In many ways, we can pat ourselves on the back. Today, women balance family and careers, and men are far more involved in parenting than they were even a generation ago. A boy can embrace his talents in the kitchen and grow up to be a respected chef like Emeril or Charlie Trotter, or a restaurateur like Danny Meyer. A girl can grow up to become a doctor or lawyer--in fact, author Jacqueline Kelly is both (that's her with her dog Elvis).
But when I go into schools, I still see remnants of the ole gender role stereotyping—and the students do it themselves. You know who I mean—girls who insist they’re not good at math, or “don’t get” the scientific concepts they’re learning, or boys who don’t want to admit they’d rather draw than play basketball. It’s my belief that this is not always conscious on the part of children; they tamp down the interests that come naturally to them because they somehow believe it’s “not acceptable” in some way. Callie Vee (the heroine of Evolution) finds not one, but two champions (her oldest brother, Harry, and her grandfather) who stand beside her as she goes against society’s norms. How do we encourage a child’s natural interests? And how do we help celebrate their inborn curiosity?
One of the best pieces of advice I ever received was from my father’s college roommate, Jim Bennett. When I got to college, he told me, “Study what you love, because that is what you’ll do well in.” I resisted becoming an English major because I didn’t know what I’d do with it after college (Ha!) but studying literature and writing was what I loved. And because of Jim’s advice, that’s the course of study I followed, and I’ve never regretted it.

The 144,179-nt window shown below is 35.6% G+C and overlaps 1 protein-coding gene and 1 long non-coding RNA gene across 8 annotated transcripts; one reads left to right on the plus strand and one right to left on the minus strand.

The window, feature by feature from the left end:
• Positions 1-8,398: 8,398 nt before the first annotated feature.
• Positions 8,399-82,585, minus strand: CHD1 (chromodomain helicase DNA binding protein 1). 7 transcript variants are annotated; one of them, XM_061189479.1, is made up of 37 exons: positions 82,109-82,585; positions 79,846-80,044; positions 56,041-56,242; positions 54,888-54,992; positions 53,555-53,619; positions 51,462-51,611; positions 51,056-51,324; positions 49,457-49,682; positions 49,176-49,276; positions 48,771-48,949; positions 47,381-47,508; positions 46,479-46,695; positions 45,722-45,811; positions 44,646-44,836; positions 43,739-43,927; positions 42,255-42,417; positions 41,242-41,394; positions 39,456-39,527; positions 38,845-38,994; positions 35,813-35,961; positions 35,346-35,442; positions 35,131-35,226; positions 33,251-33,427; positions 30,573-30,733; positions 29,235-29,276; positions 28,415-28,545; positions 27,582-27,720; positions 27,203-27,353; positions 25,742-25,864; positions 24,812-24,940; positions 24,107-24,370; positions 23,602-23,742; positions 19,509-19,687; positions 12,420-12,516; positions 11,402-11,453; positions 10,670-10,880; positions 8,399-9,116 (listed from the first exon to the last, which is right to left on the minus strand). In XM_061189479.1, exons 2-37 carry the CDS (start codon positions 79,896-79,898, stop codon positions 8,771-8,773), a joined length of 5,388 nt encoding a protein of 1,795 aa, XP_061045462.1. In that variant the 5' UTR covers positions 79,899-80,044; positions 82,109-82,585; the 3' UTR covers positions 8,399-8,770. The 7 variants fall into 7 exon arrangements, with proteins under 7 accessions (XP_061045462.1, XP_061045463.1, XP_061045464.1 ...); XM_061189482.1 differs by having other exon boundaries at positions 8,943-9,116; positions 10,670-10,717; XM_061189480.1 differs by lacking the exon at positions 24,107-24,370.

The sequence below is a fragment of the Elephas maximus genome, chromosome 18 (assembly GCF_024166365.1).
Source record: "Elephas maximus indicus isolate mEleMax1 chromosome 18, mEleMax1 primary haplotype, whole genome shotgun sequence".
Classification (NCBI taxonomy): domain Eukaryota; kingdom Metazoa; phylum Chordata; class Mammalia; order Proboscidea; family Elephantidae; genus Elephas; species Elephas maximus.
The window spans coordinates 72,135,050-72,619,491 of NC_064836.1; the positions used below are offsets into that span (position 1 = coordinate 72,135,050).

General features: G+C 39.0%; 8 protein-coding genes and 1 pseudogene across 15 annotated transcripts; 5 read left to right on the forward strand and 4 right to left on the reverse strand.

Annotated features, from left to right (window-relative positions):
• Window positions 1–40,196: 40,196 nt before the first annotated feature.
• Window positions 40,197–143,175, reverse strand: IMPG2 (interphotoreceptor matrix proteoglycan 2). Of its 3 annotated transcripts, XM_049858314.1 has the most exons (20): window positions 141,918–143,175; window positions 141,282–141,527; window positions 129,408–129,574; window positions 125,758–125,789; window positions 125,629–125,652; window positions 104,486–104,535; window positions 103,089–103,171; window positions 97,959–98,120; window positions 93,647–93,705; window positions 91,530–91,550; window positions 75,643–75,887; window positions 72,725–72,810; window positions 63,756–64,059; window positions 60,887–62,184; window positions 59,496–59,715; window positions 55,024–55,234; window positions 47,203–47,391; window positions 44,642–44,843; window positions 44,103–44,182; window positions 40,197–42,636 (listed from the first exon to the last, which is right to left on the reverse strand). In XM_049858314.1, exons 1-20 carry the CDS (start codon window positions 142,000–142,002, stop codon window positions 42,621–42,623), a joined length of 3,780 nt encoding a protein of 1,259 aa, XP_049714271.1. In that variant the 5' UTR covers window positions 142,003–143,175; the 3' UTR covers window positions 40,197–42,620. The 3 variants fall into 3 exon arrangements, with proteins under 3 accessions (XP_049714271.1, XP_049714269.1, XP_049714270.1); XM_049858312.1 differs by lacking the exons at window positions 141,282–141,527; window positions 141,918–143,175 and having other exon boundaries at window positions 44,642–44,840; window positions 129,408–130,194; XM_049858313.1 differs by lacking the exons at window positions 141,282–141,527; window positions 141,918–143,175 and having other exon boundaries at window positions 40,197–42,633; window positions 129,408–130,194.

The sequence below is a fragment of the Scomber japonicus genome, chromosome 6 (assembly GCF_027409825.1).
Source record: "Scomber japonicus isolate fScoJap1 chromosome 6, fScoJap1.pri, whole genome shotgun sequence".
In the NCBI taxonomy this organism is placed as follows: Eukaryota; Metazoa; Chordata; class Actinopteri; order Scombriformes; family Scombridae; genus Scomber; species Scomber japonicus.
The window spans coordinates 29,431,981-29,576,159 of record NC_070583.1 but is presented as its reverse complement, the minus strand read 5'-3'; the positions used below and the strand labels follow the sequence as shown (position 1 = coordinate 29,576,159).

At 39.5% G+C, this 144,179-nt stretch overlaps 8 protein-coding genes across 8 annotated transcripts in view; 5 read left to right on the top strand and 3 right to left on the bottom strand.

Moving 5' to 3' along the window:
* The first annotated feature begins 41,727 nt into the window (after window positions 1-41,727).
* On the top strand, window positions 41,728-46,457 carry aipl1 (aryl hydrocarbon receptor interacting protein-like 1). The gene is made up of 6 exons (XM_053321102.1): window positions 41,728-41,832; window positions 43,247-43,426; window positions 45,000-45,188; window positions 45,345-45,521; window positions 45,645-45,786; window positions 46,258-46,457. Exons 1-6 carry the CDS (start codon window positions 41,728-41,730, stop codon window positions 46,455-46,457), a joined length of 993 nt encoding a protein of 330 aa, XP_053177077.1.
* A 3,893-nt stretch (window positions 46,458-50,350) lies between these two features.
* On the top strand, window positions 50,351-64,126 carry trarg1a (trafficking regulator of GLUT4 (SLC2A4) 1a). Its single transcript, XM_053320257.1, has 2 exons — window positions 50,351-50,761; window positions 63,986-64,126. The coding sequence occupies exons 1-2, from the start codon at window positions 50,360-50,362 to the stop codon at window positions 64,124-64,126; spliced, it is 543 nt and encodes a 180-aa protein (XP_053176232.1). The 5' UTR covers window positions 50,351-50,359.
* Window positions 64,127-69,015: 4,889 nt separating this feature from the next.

When we hear children belittle their talents or interests, I think we need to stop whatever we’re doing and simply say, “Why would you say that? You’re a wonderful artist!” or “But you’re great at math!” Ask the child to look you in the eye when you say it. Gently repeat it if you need to: “Did you hear what I said? You’re a wonderful artist!” It’s not the big overarching messages we have to address anymore—thankfully, those have mostly been eradicated by society at large. Rather, it’s the small insidious messages that children receive, from who knows where—the playground, a sitcom, an advertisement. Those are the statements we have to stop short whenever and wherever we witness them being internalized by a child. It’s a slow, repetitive process, but the rewards for the child are beyond measure. Sometimes, all a child needs is one champion.